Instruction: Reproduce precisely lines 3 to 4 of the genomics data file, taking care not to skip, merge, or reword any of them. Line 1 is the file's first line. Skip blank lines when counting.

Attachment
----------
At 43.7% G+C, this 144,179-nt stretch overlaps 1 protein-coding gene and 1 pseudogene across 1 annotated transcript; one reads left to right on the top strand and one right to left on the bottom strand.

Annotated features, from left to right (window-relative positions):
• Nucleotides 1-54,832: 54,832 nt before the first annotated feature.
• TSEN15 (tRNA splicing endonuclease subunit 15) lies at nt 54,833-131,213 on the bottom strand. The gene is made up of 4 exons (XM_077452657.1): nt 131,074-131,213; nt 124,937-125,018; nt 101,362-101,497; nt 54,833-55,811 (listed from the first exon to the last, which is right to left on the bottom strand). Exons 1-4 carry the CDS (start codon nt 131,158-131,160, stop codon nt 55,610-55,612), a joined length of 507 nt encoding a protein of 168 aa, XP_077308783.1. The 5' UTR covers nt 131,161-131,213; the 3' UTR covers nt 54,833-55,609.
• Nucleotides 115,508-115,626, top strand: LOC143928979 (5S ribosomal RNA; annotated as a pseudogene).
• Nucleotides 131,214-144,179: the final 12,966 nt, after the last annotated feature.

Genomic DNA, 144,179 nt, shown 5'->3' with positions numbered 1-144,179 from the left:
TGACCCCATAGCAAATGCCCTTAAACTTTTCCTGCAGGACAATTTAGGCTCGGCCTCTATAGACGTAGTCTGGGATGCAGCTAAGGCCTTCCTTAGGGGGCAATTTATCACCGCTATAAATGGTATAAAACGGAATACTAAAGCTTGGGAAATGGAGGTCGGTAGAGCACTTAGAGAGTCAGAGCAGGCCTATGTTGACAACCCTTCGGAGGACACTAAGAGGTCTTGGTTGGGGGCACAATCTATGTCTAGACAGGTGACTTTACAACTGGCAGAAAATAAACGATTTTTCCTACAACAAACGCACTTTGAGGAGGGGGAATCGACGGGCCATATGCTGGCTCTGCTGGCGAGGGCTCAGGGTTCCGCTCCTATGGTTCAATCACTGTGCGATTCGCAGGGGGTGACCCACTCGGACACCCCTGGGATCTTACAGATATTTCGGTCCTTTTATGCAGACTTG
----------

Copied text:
• Nucleotides 1-54,832: 54,832 nt before the first annotated feature.
• TSEN15 (tRNA splicing endonuclease subunit 15) lies at nt 54,833-131,213 on the bottom strand. The gene is made up of 4 exons (XM_077452657.1): nt 131,074-131,213; nt 124,937-125,018; nt 101,362-101,497; nt 54,833-55,811 (listed from the first exon to the last, which is right to left on the bottom strand). Exons 1-4 carry the CDS (start codon nt 131,158-131,160, stop codon nt 55,610-55,612), a joined length of 507 nt encoding a protein of 168 aa, XP_077308783.1. The 5' UTR covers nt 131,161-131,213; the 3' UTR covers nt 54,833-55,609.